65 citations


Journal ArticleDOI
Abstract: Performing action phrases (subject-performed tasks, SPTs) leads to better memory than verbal learning instructions (verbal tasks, VTs). In Experiments 1–3, the list-method directed forgetting design produced equivalent directed forgetting impairment for VTs and SPTs; however, directed forgetting enhancement emerged only for VTs, but not SPTs. Serial position analyses revealed that both item types suffered equivalent forgetting across serial positions, but enhancement was evident mostly in the first half of List 2. Experiment 4 used the item-method of directed forgetting and obtained greater directed forgetting for VTs than SPTs. A remember-all baseline group allowed estimating the impairment for to-be-forgotten (TBF) items and enhancement for to-be-remembered (TBR) items. Serial position analyses showed greater impairment for TBF items from the beginning of the list than elsewhere in the list. Directed forgetting enhancement for TBR items occurred throughout the list for VTs, but only in the primacy region for SPTs. Overall, dissociations across the list-method and item-method studies with SPTs suggest that the two methods have different underlying mechanisms. Furthermore, dissociations obtained with SPTs within list-method studies provide support for the dual-factor directed forgetting account and challenge the single-factor accounts.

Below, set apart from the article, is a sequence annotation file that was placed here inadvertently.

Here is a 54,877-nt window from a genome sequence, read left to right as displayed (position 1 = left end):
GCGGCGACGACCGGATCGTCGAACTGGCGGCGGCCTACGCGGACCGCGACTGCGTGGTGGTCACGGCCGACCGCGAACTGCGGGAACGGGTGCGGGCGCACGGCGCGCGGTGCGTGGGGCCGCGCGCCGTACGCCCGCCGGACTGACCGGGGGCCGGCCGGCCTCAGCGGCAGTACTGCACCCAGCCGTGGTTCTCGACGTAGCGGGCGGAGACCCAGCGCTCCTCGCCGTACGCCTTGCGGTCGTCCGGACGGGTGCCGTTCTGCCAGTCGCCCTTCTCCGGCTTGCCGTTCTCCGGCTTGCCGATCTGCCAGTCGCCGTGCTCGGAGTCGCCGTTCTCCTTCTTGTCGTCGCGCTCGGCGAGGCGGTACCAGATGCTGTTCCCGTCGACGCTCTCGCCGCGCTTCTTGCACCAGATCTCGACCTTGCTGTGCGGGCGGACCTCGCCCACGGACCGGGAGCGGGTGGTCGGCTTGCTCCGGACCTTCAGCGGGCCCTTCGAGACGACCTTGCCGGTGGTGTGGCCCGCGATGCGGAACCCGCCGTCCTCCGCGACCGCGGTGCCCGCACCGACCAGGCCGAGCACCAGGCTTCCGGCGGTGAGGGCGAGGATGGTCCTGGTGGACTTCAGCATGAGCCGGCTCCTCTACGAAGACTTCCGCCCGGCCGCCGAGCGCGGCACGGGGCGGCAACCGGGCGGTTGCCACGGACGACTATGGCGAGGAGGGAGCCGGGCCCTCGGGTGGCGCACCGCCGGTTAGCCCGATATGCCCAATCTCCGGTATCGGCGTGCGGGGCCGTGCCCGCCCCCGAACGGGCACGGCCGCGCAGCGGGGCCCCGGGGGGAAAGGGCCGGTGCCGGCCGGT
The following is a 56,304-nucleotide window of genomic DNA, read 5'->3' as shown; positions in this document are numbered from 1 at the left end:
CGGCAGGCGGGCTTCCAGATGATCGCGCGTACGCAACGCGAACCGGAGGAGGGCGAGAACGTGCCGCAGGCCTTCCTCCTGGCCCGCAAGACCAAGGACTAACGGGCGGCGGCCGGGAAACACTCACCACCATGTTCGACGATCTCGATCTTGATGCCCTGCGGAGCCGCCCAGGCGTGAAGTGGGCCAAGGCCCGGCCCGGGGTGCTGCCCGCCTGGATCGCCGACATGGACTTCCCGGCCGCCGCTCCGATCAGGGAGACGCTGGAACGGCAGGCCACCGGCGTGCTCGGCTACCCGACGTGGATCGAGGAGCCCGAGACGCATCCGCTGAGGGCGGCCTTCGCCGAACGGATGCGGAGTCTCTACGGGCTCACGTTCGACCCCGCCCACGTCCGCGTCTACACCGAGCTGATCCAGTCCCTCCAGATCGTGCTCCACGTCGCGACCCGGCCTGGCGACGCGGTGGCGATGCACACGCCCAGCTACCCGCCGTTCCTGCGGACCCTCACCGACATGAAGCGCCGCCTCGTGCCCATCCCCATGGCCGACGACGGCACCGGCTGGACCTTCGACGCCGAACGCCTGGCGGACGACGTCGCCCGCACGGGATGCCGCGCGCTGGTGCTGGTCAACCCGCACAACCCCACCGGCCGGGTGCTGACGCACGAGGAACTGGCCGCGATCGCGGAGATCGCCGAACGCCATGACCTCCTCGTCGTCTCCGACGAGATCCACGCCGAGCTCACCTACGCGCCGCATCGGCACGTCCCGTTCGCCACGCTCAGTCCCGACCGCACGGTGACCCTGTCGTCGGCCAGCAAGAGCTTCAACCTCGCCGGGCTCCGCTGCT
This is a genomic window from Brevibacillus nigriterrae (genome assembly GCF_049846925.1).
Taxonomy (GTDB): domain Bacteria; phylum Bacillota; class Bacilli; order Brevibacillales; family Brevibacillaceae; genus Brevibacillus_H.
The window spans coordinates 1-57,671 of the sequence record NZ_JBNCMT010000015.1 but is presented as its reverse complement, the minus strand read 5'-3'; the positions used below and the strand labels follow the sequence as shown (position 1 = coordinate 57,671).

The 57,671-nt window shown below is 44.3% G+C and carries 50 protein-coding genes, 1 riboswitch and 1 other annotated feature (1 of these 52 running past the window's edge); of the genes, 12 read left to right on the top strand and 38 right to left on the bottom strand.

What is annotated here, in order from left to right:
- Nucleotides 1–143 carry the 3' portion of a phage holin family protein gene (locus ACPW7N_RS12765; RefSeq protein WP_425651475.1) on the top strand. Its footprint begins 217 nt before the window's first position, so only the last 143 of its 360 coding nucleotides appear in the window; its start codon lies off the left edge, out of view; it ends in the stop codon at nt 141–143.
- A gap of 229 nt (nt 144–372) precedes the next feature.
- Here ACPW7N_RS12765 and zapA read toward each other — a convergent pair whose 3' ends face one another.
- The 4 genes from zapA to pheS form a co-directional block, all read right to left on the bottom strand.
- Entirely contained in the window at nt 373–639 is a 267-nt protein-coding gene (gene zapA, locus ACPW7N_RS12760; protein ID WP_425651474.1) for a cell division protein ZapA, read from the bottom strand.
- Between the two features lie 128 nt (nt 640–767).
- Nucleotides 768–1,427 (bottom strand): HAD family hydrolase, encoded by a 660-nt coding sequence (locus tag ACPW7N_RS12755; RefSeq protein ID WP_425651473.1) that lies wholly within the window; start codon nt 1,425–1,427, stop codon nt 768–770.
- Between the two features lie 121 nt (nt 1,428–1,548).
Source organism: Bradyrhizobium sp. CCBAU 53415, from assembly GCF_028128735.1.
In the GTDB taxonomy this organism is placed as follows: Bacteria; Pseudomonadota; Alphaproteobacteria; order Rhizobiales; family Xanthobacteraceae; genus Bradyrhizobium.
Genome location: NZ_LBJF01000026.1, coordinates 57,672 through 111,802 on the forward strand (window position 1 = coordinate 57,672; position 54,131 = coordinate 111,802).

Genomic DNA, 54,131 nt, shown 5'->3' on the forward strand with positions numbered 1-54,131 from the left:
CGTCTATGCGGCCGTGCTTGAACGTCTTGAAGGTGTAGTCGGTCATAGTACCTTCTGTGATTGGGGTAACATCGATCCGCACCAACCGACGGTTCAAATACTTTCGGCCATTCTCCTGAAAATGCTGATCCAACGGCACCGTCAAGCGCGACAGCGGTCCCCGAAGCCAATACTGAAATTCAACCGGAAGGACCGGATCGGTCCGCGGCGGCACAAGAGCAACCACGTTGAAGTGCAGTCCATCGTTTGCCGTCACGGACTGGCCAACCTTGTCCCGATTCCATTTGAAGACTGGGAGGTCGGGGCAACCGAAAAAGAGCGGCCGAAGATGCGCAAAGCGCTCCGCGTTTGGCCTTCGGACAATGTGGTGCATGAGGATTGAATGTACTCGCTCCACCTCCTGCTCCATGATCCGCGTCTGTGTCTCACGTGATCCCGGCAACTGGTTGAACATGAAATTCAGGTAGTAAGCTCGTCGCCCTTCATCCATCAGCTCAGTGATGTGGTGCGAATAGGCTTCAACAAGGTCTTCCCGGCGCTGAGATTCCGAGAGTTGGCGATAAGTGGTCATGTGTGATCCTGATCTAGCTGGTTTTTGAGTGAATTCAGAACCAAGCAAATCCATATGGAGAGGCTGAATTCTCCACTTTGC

60 citations


Cites background from "Oh, Honey, I Already Forgot That : ..."

  • ...…investigations of directed forgetting have also taken this approach (e.g., Bäuml et al., 2008; Pastötter & Bäuml, 2007; Sahakyan & Delaney, 2005; Sahakyan & Goodmon, 2007; Sahakyan et al., 2008; Zellner & Bäuml, 2006).1 Unless otherwise specified, the results were significant at a = .05 level....